If Google is serious about building a large subscriber base for its low-price Fi MVNO service, the technology giant will consider expanding distribution through online and brick-and-mortar retailers to supplement its direct-to-consumer sales.
In doing so, Google would follow the business model of Amazon, which sells its Kindle devices through its web store as well as through retailers.
(TWICE’s May 4 print edition features a story analyzing whether Google wants to build a large subscriber base or simply nudge carriers into offering less expensive cellular plans and improved cellular service. That, in turn, would boost data usage and potentially boost Google’s revenues from mobile advertising on Android phones.)
To compete aggressively with carrier services, Google will need consumer electronics stores and other retail outlets because it’s unlikely to get distribution through carrier stores or through stores exclusive with a single carrier. Carrier stores just don’t sell competing wireless services, not even those of the MVNOs that, like Google, use their networks to offer service under their own brand name. (Google’s Fi uses a combination of T-Mobile, Sprint and Wi-Fi networks to deliver voice and data service).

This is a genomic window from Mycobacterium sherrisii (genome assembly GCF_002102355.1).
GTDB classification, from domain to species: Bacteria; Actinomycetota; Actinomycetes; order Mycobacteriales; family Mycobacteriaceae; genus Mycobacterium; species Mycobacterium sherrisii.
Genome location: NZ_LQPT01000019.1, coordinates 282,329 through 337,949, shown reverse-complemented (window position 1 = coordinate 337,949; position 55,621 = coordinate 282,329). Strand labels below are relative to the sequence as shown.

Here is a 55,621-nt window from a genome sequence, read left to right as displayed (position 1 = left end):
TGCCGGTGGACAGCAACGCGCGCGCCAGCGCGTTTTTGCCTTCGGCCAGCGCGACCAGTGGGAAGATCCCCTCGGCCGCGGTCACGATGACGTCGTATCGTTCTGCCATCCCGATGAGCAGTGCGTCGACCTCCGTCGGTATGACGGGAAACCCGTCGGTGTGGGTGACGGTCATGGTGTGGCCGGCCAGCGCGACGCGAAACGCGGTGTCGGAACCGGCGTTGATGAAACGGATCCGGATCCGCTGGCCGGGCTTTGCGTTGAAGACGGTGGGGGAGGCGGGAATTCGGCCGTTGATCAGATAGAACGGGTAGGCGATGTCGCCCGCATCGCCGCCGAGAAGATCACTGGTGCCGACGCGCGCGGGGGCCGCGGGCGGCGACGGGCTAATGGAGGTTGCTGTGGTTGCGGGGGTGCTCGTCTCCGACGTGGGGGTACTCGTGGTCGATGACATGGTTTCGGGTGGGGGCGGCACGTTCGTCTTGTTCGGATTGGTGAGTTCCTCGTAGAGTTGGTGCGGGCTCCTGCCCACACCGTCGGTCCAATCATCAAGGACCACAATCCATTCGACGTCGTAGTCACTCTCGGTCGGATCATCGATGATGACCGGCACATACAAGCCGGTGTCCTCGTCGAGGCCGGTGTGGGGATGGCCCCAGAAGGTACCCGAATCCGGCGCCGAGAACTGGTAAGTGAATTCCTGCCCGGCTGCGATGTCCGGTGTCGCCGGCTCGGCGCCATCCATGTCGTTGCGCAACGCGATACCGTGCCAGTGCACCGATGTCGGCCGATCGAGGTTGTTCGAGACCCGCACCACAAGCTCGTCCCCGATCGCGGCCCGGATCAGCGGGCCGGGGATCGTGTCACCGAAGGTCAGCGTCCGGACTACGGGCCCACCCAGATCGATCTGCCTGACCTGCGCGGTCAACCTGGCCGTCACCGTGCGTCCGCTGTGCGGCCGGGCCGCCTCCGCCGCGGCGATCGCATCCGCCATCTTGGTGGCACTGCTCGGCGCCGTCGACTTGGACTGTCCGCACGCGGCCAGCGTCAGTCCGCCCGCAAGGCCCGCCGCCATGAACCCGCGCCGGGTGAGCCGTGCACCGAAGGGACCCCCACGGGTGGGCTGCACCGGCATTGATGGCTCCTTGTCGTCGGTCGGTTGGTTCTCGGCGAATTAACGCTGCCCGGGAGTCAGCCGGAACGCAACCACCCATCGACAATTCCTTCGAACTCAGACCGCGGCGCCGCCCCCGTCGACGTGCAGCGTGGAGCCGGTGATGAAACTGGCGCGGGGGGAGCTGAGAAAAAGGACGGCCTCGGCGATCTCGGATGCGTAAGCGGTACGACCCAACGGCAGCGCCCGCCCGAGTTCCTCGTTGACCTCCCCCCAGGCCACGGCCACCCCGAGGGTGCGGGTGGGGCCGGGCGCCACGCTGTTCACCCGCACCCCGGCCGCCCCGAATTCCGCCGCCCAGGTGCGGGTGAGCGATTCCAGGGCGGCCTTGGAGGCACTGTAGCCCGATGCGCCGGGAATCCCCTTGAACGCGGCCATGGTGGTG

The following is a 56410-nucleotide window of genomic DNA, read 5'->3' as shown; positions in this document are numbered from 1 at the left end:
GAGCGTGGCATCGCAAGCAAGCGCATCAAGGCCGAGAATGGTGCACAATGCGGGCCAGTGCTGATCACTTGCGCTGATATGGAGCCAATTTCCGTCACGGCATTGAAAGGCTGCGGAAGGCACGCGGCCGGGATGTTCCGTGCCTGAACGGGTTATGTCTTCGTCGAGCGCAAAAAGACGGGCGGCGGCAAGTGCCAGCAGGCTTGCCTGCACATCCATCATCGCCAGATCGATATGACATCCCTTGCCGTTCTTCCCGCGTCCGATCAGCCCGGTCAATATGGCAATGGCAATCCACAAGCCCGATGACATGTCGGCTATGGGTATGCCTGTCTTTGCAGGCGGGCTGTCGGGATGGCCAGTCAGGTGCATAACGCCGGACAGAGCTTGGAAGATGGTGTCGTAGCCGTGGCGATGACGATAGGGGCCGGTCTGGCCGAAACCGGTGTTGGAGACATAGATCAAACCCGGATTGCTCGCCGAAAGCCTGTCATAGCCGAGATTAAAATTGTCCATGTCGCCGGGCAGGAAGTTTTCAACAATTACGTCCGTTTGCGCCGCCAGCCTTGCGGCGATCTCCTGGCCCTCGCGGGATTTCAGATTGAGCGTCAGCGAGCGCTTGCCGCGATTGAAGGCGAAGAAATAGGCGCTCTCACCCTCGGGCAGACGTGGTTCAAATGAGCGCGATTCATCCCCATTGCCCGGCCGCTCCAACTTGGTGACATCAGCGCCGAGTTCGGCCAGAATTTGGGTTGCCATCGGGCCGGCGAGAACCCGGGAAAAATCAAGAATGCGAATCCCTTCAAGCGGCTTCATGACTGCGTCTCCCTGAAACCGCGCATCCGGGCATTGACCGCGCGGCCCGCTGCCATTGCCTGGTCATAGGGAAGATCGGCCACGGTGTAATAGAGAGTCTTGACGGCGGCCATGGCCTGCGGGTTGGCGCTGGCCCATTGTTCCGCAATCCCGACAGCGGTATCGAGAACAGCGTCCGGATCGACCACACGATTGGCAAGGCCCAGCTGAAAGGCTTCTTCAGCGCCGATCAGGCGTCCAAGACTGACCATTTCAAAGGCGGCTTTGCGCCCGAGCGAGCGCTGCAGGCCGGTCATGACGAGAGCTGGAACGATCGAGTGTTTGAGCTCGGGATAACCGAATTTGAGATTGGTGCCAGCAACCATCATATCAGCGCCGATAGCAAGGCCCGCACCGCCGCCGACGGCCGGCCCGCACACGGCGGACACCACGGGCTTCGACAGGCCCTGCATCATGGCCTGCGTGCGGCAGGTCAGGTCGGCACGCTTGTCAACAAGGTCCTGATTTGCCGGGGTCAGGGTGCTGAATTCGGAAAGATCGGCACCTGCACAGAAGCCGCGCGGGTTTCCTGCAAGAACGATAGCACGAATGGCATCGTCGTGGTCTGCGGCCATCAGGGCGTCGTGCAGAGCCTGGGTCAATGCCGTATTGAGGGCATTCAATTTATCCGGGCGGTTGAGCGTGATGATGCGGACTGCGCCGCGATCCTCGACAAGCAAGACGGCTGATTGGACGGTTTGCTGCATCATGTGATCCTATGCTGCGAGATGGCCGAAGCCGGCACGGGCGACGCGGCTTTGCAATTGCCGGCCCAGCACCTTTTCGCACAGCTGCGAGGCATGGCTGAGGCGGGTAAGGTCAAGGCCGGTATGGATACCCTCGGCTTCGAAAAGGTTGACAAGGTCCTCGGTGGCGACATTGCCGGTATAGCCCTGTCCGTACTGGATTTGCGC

Consumer electronics retailers would love to get behind a highly visible brand, and like the MVNO services and unlocked phones that some of them already sell, Fi would help them differentiate their offerings from the thousands of carrier stores with which they compete.
What say you, Google?